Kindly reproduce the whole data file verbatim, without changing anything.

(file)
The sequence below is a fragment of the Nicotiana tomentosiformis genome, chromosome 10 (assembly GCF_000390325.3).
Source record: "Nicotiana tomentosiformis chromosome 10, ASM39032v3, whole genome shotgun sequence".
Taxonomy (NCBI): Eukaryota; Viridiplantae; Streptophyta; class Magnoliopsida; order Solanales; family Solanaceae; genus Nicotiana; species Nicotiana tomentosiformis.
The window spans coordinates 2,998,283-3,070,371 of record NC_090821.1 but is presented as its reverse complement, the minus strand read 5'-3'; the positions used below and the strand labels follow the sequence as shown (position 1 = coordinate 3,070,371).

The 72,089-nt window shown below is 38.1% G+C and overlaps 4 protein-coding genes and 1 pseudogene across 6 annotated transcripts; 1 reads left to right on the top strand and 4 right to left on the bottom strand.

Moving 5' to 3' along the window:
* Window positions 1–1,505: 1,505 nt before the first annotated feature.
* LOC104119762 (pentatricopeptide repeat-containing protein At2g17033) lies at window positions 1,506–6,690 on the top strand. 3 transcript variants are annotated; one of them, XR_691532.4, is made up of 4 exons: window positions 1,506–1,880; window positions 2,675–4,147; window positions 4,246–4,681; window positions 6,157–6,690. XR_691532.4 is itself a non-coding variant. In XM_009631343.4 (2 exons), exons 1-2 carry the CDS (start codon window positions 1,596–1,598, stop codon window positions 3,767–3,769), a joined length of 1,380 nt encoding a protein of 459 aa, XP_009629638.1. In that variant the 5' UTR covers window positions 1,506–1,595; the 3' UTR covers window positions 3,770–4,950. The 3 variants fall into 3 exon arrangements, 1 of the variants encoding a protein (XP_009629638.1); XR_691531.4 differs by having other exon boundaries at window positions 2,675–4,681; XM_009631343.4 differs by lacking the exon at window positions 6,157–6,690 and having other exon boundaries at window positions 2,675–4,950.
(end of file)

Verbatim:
The sequence below is a fragment of the Nicotiana tomentosiformis genome, chromosome 10 (assembly GCF_000390325.3).
Source record: "Nicotiana tomentosiformis chromosome 10, ASM39032v3, whole genome shotgun sequence".
Taxonomy (NCBI): Eukaryota; Viridiplantae; Streptophyta; class Magnoliopsida; order Solanales; family Solanaceae; genus Nicotiana; species Nicotiana tomentosiformis.
The window spans coordinates 2,998,283-3,070,371 of record NC_090821.1 but is presented as its reverse complement, the minus strand read 5'-3'; the positions used below and the strand labels follow the sequence as shown (position 1 = coordinate 3,070,371).

The 72,089-nt window shown below is 38.1% G+C and overlaps 4 protein-coding genes and 1 pseudogene across 6 annotated transcripts; 1 reads left to right on the top strand and 4 right to left on the bottom strand.

Moving 5' to 3' along the window:
* Window positions 1–1,505: 1,505 nt before the first annotated feature.
* LOC104119762 (pentatricopeptide repeat-containing protein At2g17033) lies at window positions 1,506–6,690 on the top strand. 3 transcript variants are annotated; one of them, XR_691532.4, is made up of 4 exons: window positions 1,506–1,880; window positions 2,675–4,147; window positions 4,246–4,681; window positions 6,157–6,690. XR_691532.4 is itself a non-coding variant. In XM_009631343.4 (2 exons), exons 1-2 carry the CDS (start codon window positions 1,596–1,598, stop codon window positions 3,767–3,769), a joined length of 1,380 nt encoding a protein of 459 aa, XP_009629638.1. In that variant the 5' UTR covers window positions 1,506–1,595; the 3' UTR covers window positions 3,770–4,950. The 3 variants fall into 3 exon arrangements, 1 of the variants encoding a protein (XP_009629638.1); XR_691531.4 differs by having other exon boundaries at window positions 2,675–4,681; XM_009631343.4 differs by lacking the exon at window positions 6,157–6,690 and having other exon boundaries at window positions 2,675–4,950.